Politics

Lawyer opens defense of US Sen. Bob Menendez in his corruption trial by blaming his wife

NEW YORK — (AP) — A lawyer for U.S. Sen. Bob Menendez blamed the politician's wife Wednesday for his legal problems, telling a jury at the start of a corruption trial that the Democrat wasn't aware his spouse had taken gifts from a trio of businessmen and didn't know about cash and gold bars hidden in a closet at their New Jersey home.

“She kept him in the dark about what she was asking others to give her,” defense lawyer Avi Weitzman said, portraying it as a desperate search for funds from relatives and friends. “She wasn’t going to let Bob know that she had financial problems.”

Jurors began hearing opening statements Wednesday in a trial in which Menendez is accused of accepting lavish bribes in exchange for a variety of corrupt favors, including taking actions as a senator that benefited the government of Egypt.

Prosecutors portrayed Menendez as someone who had betrayed his country.

Assistant U.S. Attorney Lara Pomerantz told the jury the senator’s wife, Nadine Menendez, did play a central role in her husband’s corruption, but said he hid behind her while using her as a conduit to the businessmen who delivered bribes.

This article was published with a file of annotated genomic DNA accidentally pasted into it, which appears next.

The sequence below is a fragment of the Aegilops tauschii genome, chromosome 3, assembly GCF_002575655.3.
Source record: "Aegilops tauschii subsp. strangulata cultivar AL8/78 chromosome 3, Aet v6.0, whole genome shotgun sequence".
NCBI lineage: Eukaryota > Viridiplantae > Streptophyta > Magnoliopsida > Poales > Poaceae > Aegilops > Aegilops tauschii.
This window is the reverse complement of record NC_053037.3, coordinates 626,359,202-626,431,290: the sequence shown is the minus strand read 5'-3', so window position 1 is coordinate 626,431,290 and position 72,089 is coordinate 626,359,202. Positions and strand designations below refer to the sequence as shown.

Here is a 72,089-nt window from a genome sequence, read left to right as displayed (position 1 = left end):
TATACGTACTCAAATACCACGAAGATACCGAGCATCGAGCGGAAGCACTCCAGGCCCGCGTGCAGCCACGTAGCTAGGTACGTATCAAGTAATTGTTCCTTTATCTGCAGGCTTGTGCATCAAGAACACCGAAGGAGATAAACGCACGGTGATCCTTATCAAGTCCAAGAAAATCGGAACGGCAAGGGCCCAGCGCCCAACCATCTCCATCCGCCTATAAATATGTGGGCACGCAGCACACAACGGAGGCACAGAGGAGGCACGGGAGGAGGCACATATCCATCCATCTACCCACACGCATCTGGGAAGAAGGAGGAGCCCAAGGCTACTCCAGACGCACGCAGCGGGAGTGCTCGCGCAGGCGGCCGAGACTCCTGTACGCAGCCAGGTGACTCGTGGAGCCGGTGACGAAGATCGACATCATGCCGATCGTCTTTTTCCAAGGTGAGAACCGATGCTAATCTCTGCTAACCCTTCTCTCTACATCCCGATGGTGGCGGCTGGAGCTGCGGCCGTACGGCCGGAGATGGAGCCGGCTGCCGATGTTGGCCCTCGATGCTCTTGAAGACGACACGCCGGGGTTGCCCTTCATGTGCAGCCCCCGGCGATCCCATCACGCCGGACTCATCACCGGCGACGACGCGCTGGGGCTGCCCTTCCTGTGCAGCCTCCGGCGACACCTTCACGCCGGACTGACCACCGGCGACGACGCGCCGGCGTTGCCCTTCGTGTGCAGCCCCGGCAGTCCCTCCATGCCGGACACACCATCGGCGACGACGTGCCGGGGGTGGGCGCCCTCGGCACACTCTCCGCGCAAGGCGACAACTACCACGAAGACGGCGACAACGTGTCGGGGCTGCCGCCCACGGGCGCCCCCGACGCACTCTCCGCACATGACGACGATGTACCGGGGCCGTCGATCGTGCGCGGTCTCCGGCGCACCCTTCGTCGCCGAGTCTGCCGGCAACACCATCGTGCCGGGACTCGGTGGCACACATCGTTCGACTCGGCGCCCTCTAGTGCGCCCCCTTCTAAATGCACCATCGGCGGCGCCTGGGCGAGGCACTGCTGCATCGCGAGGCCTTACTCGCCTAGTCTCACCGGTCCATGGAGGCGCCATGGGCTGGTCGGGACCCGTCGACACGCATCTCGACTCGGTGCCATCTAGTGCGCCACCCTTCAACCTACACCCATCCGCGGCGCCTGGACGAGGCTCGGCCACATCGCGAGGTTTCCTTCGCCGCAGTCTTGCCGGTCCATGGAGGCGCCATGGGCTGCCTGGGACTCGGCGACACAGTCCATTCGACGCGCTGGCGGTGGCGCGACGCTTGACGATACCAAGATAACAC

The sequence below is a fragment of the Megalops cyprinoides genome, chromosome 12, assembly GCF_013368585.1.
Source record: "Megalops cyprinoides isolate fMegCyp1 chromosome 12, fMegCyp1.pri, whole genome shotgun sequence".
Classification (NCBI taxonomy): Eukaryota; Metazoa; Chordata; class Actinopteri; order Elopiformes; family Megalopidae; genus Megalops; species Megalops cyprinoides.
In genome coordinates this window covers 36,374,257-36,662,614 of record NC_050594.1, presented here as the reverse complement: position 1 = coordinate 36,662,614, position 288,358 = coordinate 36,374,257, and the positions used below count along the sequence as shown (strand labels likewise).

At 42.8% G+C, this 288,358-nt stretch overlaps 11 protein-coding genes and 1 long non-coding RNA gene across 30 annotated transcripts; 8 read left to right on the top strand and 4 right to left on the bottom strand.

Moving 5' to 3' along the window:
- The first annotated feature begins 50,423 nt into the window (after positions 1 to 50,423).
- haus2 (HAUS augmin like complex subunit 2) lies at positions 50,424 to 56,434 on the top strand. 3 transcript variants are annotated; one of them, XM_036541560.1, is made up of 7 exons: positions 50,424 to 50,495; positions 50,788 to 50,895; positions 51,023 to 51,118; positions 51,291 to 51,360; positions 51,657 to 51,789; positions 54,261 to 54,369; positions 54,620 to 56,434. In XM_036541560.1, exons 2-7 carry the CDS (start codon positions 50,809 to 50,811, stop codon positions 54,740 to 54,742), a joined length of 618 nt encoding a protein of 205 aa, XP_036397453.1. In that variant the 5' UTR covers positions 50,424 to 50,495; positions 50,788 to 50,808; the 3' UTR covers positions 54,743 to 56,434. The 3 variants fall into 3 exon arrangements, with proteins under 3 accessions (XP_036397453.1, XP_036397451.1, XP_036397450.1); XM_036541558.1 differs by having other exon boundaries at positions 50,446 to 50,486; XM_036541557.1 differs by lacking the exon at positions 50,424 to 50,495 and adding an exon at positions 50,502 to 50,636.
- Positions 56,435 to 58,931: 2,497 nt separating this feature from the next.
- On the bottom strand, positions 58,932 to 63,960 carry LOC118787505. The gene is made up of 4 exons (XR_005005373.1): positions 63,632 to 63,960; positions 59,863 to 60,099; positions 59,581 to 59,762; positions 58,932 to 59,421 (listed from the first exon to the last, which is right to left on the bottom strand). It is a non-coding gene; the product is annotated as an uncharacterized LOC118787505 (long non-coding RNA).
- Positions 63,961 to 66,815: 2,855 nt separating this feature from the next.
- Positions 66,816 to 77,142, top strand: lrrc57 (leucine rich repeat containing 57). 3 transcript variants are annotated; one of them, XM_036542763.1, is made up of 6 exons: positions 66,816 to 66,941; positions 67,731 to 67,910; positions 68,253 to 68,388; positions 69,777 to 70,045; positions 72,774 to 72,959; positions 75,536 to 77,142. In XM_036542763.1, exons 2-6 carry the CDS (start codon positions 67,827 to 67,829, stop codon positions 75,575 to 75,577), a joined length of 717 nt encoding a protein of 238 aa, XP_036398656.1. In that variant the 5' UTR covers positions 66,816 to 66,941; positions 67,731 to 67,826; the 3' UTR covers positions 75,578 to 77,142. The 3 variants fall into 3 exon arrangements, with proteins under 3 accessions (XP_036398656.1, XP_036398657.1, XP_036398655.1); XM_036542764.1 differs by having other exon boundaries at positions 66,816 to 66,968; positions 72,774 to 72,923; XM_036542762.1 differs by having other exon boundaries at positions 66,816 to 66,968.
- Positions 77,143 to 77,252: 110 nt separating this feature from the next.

“He was careful not to send too many texts,” she said. “He used Nadine as his go-between to deliver messages to and from the people paying bribes.”

Nadine Menendez is charged in the case as well, but her trial has been postponed until at least July because a recently discovered serious medical condition requires surgery. She has pleaded not guilty. The couple began dating in early 2018. They married two years later and moved into her Englewood Cliffs home.

Senator Menendez faces charges of bribery, fraud, extortion, obstruction of justice and acting as a foreign agent of Egypt. The evidence includes gold bars and over $400,000 in cash that the FBI found during a search of the couple's house, which Pomerantz said was tucked inside “a safe, in jacket pockets, in shoes, all over the house.”